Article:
Vocalist Holmes' inflection had already changed considerably from the hoarse growl he used on the band's 1990 debut Lost Paradise, and the band's instrumentation had expanded beyond that of traditional rock. Lyon's presence certainly contributed to making Paradise Lost's application of samplers and effects appear less casual than the slapped-on efforts of their previous album, 1997's One Second. But the majority of music on Host was performed in a traditional manner, stylistically true to Heavy Metal - albeit processed to sound like something other than guitar, bass, and drums. Like every electrically amplified instrument, the electric guitar can be made to produce virtually any sound in the hands of a sufficiently skilled and technologically sophisticated musician. However, such technicalities were not perceived by - nor did they appeal to - fans and critics solely attuned to the modalities of "classic" rock.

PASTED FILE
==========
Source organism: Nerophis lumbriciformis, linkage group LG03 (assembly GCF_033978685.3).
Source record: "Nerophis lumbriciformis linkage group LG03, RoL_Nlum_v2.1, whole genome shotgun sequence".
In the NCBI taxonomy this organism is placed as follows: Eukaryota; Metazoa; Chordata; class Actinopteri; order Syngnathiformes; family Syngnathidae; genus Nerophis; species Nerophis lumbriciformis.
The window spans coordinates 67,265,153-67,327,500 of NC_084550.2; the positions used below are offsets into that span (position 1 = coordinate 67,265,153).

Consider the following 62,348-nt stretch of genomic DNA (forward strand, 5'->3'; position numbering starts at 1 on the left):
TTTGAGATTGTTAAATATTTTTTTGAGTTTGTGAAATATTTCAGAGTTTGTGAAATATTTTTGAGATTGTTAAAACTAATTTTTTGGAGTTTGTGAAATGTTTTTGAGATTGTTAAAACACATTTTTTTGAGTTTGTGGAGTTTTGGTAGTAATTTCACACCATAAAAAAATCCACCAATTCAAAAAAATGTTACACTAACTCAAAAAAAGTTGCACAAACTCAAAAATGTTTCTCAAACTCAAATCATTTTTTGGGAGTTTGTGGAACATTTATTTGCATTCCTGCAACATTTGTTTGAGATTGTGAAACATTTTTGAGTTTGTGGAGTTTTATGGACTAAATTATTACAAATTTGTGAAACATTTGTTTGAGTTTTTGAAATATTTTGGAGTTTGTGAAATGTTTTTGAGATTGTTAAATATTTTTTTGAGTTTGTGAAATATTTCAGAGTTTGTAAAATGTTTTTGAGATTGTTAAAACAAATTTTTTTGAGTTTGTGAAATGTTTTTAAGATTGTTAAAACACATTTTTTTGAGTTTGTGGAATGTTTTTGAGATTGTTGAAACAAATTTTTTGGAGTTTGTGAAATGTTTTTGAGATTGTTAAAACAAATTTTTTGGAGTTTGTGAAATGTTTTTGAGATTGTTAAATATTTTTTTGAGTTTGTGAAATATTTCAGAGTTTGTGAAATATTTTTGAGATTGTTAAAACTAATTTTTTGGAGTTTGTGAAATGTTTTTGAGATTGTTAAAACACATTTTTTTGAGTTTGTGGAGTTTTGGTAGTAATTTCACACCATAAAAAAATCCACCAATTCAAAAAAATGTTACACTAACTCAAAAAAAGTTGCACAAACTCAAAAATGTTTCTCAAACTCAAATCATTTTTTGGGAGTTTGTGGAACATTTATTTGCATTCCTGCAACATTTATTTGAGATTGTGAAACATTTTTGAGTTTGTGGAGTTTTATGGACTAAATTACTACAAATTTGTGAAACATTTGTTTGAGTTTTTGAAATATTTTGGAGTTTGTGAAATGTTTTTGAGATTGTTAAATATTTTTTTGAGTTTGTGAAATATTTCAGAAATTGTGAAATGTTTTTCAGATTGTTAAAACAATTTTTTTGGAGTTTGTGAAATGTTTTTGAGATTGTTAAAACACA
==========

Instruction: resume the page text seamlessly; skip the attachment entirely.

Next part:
Furthermore, Paradise Lost employed real strings for the parts of Host where most rock bands would've preferred the cheaper and more straightforward alternative of electronic keyboards. And not just any merry band of fiddlers either: Host practically reunites The False Harmonics String Ensemble, some of the most accomplished string musicians in British popular music of the 1980s. There's cellist Dinah Beamish, violist Claire Orsler, violinists Virginia "Gini" Ball, Julia Singleton and Anne Stephenson (now known as Brilliant Strings,) cellist Audrey Riley, violist Susan Dench, and violinists Leonard Payne and Christopher Tombling (then of The Hope Blister,) as well as violinist Jocelyn Pook, augmenting the advanced electronics with arrangements the band's guitarist and principal composer Gregory Mackintosh composed with former Communards and Banderas violinist Sally Herbert, and the aformentioned Audrey Riley.